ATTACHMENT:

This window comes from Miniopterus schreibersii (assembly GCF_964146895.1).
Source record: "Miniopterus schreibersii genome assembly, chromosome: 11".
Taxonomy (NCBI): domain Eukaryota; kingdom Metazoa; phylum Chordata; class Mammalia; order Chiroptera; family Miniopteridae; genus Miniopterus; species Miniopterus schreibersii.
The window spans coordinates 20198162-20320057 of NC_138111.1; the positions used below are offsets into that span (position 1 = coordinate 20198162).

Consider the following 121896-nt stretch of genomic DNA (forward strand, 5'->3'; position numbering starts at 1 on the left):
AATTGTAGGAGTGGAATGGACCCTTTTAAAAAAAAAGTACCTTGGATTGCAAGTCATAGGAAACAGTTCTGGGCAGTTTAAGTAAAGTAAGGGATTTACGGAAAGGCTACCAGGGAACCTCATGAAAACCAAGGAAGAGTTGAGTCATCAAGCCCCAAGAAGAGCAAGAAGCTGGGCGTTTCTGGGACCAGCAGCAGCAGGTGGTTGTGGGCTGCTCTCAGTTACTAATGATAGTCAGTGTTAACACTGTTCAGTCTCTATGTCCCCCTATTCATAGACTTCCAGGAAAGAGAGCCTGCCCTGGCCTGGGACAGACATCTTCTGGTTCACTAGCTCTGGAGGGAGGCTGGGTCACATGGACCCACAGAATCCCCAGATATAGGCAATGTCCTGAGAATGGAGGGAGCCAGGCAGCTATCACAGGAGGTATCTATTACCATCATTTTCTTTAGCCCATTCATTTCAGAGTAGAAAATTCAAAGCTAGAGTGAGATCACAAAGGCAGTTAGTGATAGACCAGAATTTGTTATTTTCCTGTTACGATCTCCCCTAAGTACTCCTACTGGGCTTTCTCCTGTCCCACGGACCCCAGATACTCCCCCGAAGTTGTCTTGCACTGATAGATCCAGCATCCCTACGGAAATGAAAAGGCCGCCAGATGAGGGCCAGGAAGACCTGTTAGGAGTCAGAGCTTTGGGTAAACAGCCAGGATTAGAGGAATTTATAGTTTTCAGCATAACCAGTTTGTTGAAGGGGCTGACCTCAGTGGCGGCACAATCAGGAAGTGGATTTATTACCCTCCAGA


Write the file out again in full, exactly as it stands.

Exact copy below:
This window comes from Miniopterus schreibersii (assembly GCF_964146895.1).
Source record: "Miniopterus schreibersii genome assembly, chromosome: 11".
Taxonomy (NCBI): domain Eukaryota; kingdom Metazoa; phylum Chordata; class Mammalia; order Chiroptera; family Miniopteridae; genus Miniopterus; species Miniopterus schreibersii.
The window spans coordinates 20198162-20320057 of NC_138111.1; the positions used below are offsets into that span (position 1 = coordinate 20198162).

Consider the following 121896-nt stretch of genomic DNA (forward strand, 5'->3'; position numbering starts at 1 on the left):
AATTGTAGGAGTGGAATGGACCCTTTTAAAAAAAAAGTACCTTGGATTGCAAGTCATAGGAAACAGTTCTGGGCAGTTTAAGTAAAGTAAGGGATTTACGGAAAGGCTACCAGGGAACCTCATGAAAACCAAGGAAGAGTTGAGTCATCAAGCCCCAAGAAGAGCAAGAAGCTGGGCGTTTCTGGGACCAGCAGCAGCAGGTGGTTGTGGGCTGCTCTCAGTTACTAATGATAGTCAGTGTTAACACTGTTCAGTCTCTATGTCCCCCTATTCATAGACTTCCAGGAAAGAGAGCCTGCCCTGGCCTGGGACAGACATCTTCTGGTTCACTAGCTCTGGAGGGAGGCTGGGTCACATGGACCCACAGAATCCCCAGATATAGGCAATGTCCTGAGAATGGAGGGAGCCAGGCAGCTATCACAGGAGGTATCTATTACCATCATTTTCTTTAGCCCATTCATTTCAGAGTAGAAAATTCAAAGCTAGAGTGAGATCACAAAGGCAGTTAGTGATAGACCAGAATTTGTTATTTTCCTGTTACGATCTCCCCTAAGTACTCCTACTGGGCTTTCTCCTGTCCCACGGACCCCAGATACTCCCCCGAAGTTGTCTTGCACTGATAGATCCAGCATCCCTACGGAAATGAAAAGGCCGCCAGATGAGGGCCAGGAAGACCTGTTAGGAGTCAGAGCTTTGGGTAAACAGCCAGGATTAGAGGAATTTATAGTTTTCAGCATAACCAGTTTGTTGAAGGGGCTGACCTCAGTGGCGGCACAATCAGGAAGTGGATTTATTACCCTCCAGA